Bloomers acquired their name during the middle 1800's from Amelia Bloomer. And the term pantaloons? Perhaps from a 16th century Italian comedy character named Pantalone who wore short baggy pants.
The following link is to a company specializing in undergarments of past decades and centuries. Their photos show better than words the many styles of ages past which is why the link is included here. (Please understand that although we find their designs and pictures interesting, we are not promoting either the quality or the purchase of their product in any way.) Their designs, manufactured in the United States are updated but are still reflective of what was actually worn at the time.
Bloomers and pantalettes were once a fashion statement for women.
Today a pinafore is mostly viewed as a large apron or a sleeveless jumper but in years past it was an apron like garment without sleeves worn over a young girl's dress during school or play to protect and keep the dress clean. The pinafore covered both front and back but it was open in the back. Dresses were not laundered very often because their buttons were easily damaged by the lye used during laundering so the pinafore (also known as a"pinny" or a "pinnie"), which went over the shoulders, was "pinned to the front" of the dress and simply removed for more frequent washing than the dresses. Women sometimes wore them for the same reason, to protect their dresses.
Young volunteers in hospital were often known as "candy stripers" because they wore a red and white striped apron/pinafore as their identifying uniform. These photos and additional information may be found at Wikipedia.
When the dolls' clothes need a little freshening up or smoothing out, we give them a light touch with an iron, but to make them look extra nice and fluffy, we use unscented Mary Ellen's Best Press Clear Starch Alternative, especially on their petticoats. We are also told it is also a favorite with the quilters.
Back a number of decades ago in the 1950's and even into the early 1960's, girls always wore skirts and blouses or dresses to school. With them went saddle shoes, penny loafers, and white bobby socks were popular then, too. And white canvas Keds that required white shoe polish and an occasional washing to keep them nice.
Dresses then were typically shirtwaist styles. In the nicer weather, the peasant style blouses were a real favorite. They were mostly white cotton in a simple style with elastics at the neck and sleeves. Only on occasion was there a little added lace. They were great with springtime skirts and petticoats.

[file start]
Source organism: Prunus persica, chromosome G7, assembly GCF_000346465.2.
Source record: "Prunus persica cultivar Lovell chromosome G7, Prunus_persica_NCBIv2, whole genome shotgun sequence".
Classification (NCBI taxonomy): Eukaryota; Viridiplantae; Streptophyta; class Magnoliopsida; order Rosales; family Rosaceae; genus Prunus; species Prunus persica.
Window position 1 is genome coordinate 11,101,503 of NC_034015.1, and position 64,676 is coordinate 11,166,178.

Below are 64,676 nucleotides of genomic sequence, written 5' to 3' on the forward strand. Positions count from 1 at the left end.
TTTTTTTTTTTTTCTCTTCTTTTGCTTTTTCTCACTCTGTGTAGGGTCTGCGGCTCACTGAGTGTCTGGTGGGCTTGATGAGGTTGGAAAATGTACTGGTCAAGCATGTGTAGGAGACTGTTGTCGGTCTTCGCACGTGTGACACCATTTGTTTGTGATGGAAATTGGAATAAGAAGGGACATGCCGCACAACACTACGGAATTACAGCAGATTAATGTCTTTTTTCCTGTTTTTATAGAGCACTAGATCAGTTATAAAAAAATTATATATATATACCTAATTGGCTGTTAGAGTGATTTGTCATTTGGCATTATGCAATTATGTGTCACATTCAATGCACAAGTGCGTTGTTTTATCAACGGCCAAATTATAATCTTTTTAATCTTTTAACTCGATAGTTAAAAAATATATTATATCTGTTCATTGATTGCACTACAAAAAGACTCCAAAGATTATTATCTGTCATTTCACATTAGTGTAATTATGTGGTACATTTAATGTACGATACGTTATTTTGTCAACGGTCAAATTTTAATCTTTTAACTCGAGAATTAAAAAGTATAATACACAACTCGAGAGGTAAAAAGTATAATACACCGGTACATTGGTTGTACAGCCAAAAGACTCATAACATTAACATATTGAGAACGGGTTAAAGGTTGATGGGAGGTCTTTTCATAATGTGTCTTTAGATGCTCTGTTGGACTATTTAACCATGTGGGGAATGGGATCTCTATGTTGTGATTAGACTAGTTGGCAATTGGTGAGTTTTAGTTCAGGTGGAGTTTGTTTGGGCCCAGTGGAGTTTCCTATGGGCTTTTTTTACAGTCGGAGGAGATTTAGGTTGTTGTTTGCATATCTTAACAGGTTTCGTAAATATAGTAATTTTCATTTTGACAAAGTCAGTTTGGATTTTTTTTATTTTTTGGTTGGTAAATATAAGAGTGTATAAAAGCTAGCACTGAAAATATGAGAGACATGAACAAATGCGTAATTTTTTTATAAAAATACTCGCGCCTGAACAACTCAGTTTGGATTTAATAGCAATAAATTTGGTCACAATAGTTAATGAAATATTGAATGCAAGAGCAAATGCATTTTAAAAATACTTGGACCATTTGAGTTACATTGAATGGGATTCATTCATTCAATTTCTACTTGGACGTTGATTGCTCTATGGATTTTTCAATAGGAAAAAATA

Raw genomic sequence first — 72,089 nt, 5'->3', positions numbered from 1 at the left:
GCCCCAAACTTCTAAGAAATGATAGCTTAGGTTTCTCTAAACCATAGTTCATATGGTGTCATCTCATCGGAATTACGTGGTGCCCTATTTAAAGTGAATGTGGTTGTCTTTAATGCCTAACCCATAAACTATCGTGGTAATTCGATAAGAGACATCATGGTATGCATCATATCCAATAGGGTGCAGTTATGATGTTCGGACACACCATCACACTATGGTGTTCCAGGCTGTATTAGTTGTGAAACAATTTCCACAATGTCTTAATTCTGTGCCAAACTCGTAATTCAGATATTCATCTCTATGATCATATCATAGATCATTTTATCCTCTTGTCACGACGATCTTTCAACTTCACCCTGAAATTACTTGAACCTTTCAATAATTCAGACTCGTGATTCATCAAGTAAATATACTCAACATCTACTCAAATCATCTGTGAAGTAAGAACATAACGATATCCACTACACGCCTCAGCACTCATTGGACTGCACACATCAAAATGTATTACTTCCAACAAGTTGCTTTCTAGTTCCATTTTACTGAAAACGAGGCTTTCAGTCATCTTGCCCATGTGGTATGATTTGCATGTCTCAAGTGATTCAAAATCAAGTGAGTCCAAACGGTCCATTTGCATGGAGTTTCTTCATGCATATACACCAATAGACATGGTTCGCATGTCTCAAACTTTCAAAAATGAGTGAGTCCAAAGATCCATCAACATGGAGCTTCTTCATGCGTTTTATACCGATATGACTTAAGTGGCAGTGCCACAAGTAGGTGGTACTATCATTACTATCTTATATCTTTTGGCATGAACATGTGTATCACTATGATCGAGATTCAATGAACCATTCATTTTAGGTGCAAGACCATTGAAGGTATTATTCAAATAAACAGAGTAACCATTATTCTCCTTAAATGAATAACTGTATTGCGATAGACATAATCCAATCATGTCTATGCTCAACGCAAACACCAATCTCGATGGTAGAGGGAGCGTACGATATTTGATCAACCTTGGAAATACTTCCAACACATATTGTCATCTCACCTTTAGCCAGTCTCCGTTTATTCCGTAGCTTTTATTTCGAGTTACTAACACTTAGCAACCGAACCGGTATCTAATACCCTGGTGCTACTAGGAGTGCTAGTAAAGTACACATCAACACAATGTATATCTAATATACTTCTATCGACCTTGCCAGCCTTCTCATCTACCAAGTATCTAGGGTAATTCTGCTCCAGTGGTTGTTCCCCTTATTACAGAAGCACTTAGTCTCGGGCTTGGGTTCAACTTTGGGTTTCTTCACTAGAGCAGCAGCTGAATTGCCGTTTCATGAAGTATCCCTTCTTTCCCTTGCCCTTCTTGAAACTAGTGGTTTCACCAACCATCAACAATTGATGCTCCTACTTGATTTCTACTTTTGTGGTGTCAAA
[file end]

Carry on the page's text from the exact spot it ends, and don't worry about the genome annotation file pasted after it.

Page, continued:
In the middle 1950's the girls also loved to wear petticoats under their springtime full skirts. The girls made them super stiff by soaking them in a thick solution of sugar and starch before hanging them on a clothesline to drip dry. You couldn't use a dryer even if you were lucky enough to have one because it would make them limp instead of stiff! Some of the naturally stiff ones we called crinolines but because they were so stiff, they weren't as comfortable. Hoops were rarely worn by the girls for everyday wear because they were just too awkward to deal with in the classroom, but lots of fluffy petticoats were so much fun. The more, the better! With three girls in the back seat of a car, even the big cars of years past, there were petticoats everywhere! Then the colored trim on the bottom edge would have a chance to show off its colors.
Best Press starch gives a touch of starch to the dolls' clothing.
Here at the studio, we use Vectra Spray on the dolls to help protect them from any possible food, dirt or grease stains they might encounter...especially before we take them out for a photography session. Even so it is still a challenge to keep sawdust out of their hair when they are around woodworking and especially the little metal chips should they venture in to visit the big metal working machines.
Actually, the manufacturer of the spray told us it will also work well on our own clothes, handbags, and other sorts of such items.
Vectra spray helps protect the dolls from stains when they are out on a photo session.
We have taken some of the above information from what appears to be reasonably dependable internet websites because we believe it will be of interest to you, but we do not and cannot attest to its veracity. We leave that for you to decide.